Picture this: A guy is pumped because he thinks he will introduce his bedroom to a new playmate tonight. While getting into the shower before his date, he notices with dismay that his manhood has become afflicted with unsightly member bumps. It’s not a situation any dude wants to encounter. Not only is he likely to worry about what this means for his male organ health, but the appearance of these member bumps is likely to discourage his new partner from wanting to get to know him. Clearly he wants to find out the cause of these unwelcome visitors to his manhood. The possibilities are many, and they include a condition known as keratosis pilaris. |
What is keratosis pilaris?
Keratosis pilaris has one of those names that makes it sound far worse (and far more serious) than it actually is. The condition is more colloquially referred to as "chicken skin" or sometimes as having goosebumps. Both nicknames come from the physical appearance of the condition.
This common skin condition manifests as tiny bumps, usually quite a few spread out over an area of skin. The bumps often are mistaken for pimples, as they are very similar in appearance. The skin that surrounds the bumps is often dry and may sometimes be scaly. The bumps tend to get worse when weather is dry (and so are typically worse during the winter than in the summer).
But what are these bumps? They are clumps of a substance called keratin. This is a naturally-occurring protein useful in protecting the skin from outside substances and helping prevent it from getting infected. These keratin clumps typically form around hair follicles.
Although keratosis pilaris most often occurs on the arms or legs, it can occur elsewhere on the body - including the member. Though most often on the base of the shaft, it can spread upward and at times even reaches the head. It also can commonly be found on the sacks. (And just for the record, the rear is a fairly common place for the bumps as well.)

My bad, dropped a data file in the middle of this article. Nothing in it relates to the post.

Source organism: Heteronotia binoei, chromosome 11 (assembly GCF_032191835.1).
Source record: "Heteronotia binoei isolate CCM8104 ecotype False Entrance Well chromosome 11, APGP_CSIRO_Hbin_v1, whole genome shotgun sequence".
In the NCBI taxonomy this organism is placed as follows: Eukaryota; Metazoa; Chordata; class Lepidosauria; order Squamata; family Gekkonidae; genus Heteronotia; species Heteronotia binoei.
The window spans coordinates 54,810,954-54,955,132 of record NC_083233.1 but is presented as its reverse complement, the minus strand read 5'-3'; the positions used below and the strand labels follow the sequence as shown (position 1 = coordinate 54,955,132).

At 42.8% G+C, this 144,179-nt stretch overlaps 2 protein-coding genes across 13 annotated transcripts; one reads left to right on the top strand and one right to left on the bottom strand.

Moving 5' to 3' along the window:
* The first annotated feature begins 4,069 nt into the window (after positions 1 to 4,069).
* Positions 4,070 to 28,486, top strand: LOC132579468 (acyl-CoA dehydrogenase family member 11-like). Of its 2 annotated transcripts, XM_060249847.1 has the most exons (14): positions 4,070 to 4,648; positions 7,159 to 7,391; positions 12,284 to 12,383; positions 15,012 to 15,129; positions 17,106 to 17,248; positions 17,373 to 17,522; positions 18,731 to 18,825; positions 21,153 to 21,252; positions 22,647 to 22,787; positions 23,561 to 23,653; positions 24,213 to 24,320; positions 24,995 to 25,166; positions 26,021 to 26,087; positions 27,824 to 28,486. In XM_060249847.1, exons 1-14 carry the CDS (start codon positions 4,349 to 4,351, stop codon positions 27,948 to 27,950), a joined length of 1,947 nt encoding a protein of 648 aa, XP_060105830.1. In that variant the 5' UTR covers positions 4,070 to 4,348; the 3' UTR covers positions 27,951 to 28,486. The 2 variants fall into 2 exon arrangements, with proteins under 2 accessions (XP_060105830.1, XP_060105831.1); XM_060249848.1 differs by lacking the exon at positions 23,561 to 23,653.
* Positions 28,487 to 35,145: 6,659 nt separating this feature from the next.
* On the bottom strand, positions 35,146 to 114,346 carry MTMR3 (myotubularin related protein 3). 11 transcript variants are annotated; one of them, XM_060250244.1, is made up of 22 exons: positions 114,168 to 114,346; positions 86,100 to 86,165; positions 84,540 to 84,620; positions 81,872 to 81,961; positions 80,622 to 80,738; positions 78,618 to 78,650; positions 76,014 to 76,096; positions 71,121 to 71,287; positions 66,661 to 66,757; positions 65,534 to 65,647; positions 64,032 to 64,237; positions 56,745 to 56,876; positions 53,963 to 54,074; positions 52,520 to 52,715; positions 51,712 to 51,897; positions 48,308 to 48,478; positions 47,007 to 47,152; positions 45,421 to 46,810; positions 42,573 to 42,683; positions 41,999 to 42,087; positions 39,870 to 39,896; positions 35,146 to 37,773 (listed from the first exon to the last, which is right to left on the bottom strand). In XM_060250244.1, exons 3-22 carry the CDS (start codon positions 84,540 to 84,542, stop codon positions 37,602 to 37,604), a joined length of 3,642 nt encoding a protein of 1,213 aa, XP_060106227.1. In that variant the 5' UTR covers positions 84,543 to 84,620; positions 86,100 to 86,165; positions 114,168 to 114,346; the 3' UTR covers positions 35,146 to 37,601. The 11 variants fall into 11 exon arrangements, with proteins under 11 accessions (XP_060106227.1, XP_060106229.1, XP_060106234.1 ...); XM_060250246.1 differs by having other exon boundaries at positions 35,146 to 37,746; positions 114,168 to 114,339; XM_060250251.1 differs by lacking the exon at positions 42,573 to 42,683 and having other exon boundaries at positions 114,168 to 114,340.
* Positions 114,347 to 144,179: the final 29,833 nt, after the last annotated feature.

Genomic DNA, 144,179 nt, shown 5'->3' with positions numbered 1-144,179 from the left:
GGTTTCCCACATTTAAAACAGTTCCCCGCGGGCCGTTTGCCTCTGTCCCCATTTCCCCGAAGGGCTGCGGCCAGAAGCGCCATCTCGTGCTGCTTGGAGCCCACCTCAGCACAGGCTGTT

The good news is that keratosis pilaris is generally found in people in their teens and early 20s and in most cases disappears by the time a person turns 30. Further good news is that this is a very benign condition; there’s no pain, itching or discomfort involved with it. Its only drawback is that some people consider it unattractive.
The bad news is that there’s not really anything a guy can do to make it disappear. The clumps tend to stay around until they are ready to go away. However, a man can help to make them less obvious by treating the dry skin around them. Making sure that skin is well moisturized can disguise the member bumps, usually to the point where a person must get up close to even notice them.
They also are not contagious, so there is no need to worry about passing them on to any potential partners.
Treating the member bumps caused by keratosis pilaris can be made substantially easier by daily application of a top drawer male organ health crème (health professionals recommend Man1 Man Oil, which is clinically proven mild and safe for skin). Since the goal is to keep the manhood skin well moisturized, the chosen crème needs to contain both a high-end emollient (such as Shea butter) and an effective, natural hydrating agent (such as vitamin E). This combination helps seal in moisturizing oils. The skin will also benefit if the crème contains alpha lipoic acid. A potent antioxidant, alpha lipoic acid strengthens male member skin by removing the threat of oxidative stress free radicals can pose.
Visit www.menshealthfirst.com for more information about treating common male organ health problems, including soreness, redness and loss of male organ sensation. John Dugan is a professional writer who specializes in men's health issues and is an ongoing contributing writer to numerous online web sites.
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